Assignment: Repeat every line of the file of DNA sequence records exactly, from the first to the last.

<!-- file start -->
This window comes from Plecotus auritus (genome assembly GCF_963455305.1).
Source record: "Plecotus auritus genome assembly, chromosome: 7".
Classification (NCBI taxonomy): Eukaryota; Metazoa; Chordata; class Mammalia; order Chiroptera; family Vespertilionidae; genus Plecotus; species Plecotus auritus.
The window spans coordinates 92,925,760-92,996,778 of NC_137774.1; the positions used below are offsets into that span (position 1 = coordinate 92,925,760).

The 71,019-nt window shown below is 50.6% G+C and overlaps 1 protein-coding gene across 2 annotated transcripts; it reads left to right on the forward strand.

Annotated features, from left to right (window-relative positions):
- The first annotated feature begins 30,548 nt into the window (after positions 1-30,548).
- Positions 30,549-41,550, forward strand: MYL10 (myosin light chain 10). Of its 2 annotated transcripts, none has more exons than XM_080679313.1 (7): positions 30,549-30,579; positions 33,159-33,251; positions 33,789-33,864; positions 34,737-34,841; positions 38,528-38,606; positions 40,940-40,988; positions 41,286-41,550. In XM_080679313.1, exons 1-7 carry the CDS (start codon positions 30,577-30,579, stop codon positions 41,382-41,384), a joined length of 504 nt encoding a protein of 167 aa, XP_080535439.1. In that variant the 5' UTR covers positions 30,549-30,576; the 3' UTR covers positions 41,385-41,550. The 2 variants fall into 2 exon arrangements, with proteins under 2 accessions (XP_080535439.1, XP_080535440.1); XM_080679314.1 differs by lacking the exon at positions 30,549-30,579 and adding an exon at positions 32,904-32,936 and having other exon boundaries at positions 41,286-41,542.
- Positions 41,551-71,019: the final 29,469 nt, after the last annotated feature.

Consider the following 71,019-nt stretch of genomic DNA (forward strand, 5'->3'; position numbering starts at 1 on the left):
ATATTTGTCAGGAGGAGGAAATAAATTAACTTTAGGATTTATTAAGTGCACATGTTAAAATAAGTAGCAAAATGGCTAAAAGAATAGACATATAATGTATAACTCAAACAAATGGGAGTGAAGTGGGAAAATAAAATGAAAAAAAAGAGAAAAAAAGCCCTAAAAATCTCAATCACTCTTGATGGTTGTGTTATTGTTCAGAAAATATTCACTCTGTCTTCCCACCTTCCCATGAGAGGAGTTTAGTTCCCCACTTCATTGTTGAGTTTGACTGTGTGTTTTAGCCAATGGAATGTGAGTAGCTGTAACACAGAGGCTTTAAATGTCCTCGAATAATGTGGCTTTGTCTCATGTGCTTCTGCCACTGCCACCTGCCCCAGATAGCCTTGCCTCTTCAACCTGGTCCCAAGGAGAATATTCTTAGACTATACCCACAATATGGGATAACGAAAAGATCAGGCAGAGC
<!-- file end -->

This window comes from Plecotus auritus (genome assembly GCF_963455305.1).
Source record: "Plecotus auritus genome assembly, chromosome: 7".
Classification (NCBI taxonomy): Eukaryota; Metazoa; Chordata; class Mammalia; order Chiroptera; family Vespertilionidae; genus Plecotus; species Plecotus auritus.
The window spans coordinates 92,925,760-92,996,778 of NC_137774.1; the positions used below are offsets into that span (position 1 = coordinate 92,925,760).

The 71,019-nt window shown below is 50.6% G+C and overlaps 1 protein-coding gene across 2 annotated transcripts; it reads left to right on the forward strand.

Annotated features, from left to right (window-relative positions):
- The first annotated feature begins 30,548 nt into the window (after positions 1-30,548).
- Positions 30,549-41,550, forward strand: MYL10 (myosin light chain 10). Of its 2 annotated transcripts, none has more exons than XM_080679313.1 (7): positions 30,549-30,579; positions 33,159-33,251; positions 33,789-33,864; positions 34,737-34,841; positions 38,528-38,606; positions 40,940-40,988; positions 41,286-41,550. In XM_080679313.1, exons 1-7 carry the CDS (start codon positions 30,577-30,579, stop codon positions 41,382-41,384), a joined length of 504 nt encoding a protein of 167 aa, XP_080535439.1. In that variant the 5' UTR covers positions 30,549-30,576; the 3' UTR covers positions 41,385-41,550. The 2 variants fall into 2 exon arrangements, with proteins under 2 accessions (XP_080535439.1, XP_080535440.1); XM_080679314.1 differs by lacking the exon at positions 30,549-30,579 and adding an exon at positions 32,904-32,936 and having other exon boundaries at positions 41,286-41,542.
- Positions 41,551-71,019: the final 29,469 nt, after the last annotated feature.

Consider the following 71,019-nt stretch of genomic DNA (forward strand, 5'->3'; position numbering starts at 1 on the left):
ATATTTGTCAGGAGGAGGAAATAAATTAACTTTAGGATTTATTAAGTGCACATGTTAAAATAAGTAGCAAAATGGCTAAAAGAATAGACATATAATGTATAACTCAAACAAATGGGAGTGAAGTGGGAAAATAAAATGAAAAAAAAGAGAAAAAAAGCCCTAAAAATCTCAATCACTCTTGATGGTTGTGTTATTGTTCAGAAAATATTCACTCTGTCTTCCCACCTTCCCATGAGAGGAGTTTAGTTCCCCACTTCATTGTTGAGTTTGACTGTGTGTTTTAGCCAATGGAATGTGAGTAGCTGTAACACAGAGGCTTTAAATGTCCTCGAATAATGTGGCTTTGTCTCATGTGCTTCTGCCACTGCCACCTGCCCCAGATAGCCTTGCCTCTTCAACCTGGTCCCAAGGAGAATATTCTTAGACTATACCCACAATATGGGATAACGAAAAGATCAGGCAGAGC